Mathy music

In my geometry class we have just gone over transformations (translations, reflections, etc). I’m toying with an idea of doing a low key music based lesson for the day before fall break.

I know there are some good examples from baroque music of themes being inverted, stretched out, and the like. Does anyone know of more contemporary examples of artists doing stuff like that?

“Time has Come Today,” by The Chamber Brothers.

I just like the song. I heard the 11-minute version a couple of days ago on the over-the-air radio. Maybe you’ll hear stuff that I don’t quite hear.

Not particularly contemporary, but in the 1950-60’s, Shostakovich was famous for reusing the “D-S-C-H” (D-Eb-C-B) motif in his music. The same 4-note motif can be heard many times, particularly in String Quartet No. 8 and Symphony No. 10.

This from the Wikipedia entry on Symphony No. 10 -

The DSCH-motif is anticipated throughout the first movement of the 10th Symphony: In the 7th bar of the start of the symphony the violins doubled by the violas play a D for 5 bars which is then directly followed by an E♭; 9 bars before rehearsal mark 29 the violins play the motif in an inverted order D-C-H-S (or D-C-B-E♭). The first time the motif is heard in its correct order in the whole symphony is in the 3rd movement, right after a short canon on the beginning melody starting from the 3rd beat of the 5th bar after rehearsal mark 104 where it is played in unison by the piccolo, the 1st flute and the 1st oboe (compassing a range of three octaves).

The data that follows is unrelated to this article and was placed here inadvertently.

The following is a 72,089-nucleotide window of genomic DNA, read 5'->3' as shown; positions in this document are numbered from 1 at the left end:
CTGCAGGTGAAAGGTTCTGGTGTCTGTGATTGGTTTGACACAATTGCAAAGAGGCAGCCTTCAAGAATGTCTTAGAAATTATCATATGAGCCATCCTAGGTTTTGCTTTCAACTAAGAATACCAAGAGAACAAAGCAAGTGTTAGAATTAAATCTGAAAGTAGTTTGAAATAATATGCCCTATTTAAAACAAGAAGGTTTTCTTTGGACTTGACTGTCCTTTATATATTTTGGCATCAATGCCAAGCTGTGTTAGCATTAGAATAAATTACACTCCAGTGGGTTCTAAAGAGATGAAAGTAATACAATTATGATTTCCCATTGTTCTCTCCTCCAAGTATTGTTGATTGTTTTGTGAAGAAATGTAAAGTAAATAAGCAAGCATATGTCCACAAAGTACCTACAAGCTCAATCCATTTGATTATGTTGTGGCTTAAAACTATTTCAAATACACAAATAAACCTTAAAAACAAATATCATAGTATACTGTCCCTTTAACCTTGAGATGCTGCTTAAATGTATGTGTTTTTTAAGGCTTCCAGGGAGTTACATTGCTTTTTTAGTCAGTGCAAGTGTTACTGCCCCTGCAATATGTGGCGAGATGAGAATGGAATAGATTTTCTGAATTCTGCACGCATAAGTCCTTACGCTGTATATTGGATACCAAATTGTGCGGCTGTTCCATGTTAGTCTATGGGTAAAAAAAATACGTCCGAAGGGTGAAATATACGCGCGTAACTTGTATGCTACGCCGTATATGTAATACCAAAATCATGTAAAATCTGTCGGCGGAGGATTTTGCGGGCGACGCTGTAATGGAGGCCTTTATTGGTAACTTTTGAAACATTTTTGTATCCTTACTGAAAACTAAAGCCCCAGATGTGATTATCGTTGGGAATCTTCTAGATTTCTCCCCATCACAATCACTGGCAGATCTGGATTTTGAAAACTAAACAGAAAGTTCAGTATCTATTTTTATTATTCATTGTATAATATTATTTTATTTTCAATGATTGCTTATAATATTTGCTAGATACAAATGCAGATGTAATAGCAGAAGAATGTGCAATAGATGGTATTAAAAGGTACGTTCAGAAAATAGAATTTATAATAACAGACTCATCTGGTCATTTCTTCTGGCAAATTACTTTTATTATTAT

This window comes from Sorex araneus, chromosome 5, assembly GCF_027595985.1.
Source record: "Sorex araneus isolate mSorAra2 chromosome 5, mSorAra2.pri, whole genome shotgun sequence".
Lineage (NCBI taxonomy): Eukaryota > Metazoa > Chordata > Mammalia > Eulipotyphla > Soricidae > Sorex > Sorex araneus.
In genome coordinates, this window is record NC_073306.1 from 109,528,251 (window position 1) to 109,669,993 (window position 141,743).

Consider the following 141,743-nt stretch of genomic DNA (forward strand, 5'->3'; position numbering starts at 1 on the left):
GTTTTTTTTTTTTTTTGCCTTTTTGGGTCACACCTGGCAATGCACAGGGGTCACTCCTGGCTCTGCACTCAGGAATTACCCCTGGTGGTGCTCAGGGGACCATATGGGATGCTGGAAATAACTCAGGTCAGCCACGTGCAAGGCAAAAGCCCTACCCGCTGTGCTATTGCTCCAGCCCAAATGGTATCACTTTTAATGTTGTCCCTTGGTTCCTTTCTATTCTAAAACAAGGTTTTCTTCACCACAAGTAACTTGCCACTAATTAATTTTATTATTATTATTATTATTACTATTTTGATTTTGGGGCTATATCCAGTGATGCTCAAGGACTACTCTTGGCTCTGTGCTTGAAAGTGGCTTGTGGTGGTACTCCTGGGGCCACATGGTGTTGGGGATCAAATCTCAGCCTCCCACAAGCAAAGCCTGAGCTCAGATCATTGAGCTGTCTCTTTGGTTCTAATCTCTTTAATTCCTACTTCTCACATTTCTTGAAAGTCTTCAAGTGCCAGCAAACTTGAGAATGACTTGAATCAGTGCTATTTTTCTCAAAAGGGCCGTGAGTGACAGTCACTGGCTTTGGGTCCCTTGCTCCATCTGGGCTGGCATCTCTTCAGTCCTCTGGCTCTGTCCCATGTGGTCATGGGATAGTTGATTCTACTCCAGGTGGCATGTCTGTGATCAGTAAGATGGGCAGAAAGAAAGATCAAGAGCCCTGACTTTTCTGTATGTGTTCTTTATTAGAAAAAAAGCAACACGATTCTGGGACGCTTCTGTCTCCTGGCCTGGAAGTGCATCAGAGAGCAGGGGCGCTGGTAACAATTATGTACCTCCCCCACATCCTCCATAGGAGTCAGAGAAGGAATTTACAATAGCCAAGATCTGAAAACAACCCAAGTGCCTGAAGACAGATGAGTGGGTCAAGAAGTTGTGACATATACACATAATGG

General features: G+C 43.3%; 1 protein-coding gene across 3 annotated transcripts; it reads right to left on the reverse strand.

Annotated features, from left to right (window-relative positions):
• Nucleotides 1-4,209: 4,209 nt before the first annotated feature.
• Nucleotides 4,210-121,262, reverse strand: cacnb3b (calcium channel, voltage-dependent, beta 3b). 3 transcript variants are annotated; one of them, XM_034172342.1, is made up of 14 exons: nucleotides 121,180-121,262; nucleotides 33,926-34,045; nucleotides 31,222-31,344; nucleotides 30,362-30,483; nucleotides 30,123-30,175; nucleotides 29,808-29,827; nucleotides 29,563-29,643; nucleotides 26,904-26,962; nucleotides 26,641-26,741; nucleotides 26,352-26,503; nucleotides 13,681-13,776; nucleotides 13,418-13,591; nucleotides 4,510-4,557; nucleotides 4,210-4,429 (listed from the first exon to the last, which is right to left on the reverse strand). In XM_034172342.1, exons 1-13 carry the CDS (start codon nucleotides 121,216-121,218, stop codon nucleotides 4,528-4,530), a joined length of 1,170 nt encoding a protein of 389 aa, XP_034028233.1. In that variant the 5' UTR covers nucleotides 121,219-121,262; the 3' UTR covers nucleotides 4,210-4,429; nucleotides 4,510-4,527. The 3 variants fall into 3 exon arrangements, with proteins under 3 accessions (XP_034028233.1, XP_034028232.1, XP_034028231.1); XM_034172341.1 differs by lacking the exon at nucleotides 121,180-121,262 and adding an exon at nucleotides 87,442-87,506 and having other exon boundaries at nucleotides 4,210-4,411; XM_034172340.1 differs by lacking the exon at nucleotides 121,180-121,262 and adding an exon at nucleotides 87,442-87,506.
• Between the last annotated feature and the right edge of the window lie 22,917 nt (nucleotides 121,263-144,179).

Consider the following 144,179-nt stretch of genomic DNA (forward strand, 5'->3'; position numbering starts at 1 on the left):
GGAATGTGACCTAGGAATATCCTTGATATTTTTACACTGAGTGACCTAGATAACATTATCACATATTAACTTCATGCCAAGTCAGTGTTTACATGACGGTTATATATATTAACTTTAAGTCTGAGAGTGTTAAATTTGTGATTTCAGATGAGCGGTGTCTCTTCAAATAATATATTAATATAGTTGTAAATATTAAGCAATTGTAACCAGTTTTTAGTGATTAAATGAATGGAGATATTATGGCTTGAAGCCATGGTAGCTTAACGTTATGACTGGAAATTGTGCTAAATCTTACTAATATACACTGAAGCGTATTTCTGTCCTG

Tool get’s pretty math-y if you want to dig into their song construction.

We’re talking about Marshall Mathers, right?

You might find some videos of Victor Borge (may he rest in peace) who did some acts around music being “upside down” . … .

mostly generic nerd stuff (science, tech, spreadsheets), but a few math references.

“Yo, I know Pi out to a thousand places”
“Do Vector calculus just for fun”

I tried to avoid all discussions of intellectual concepts and to keep the conversation on a simple, everyday level, but she just stared at me blankly and asked me what I meant about the mathematical variance equivalent in Dorbermann’s Fifth Concerto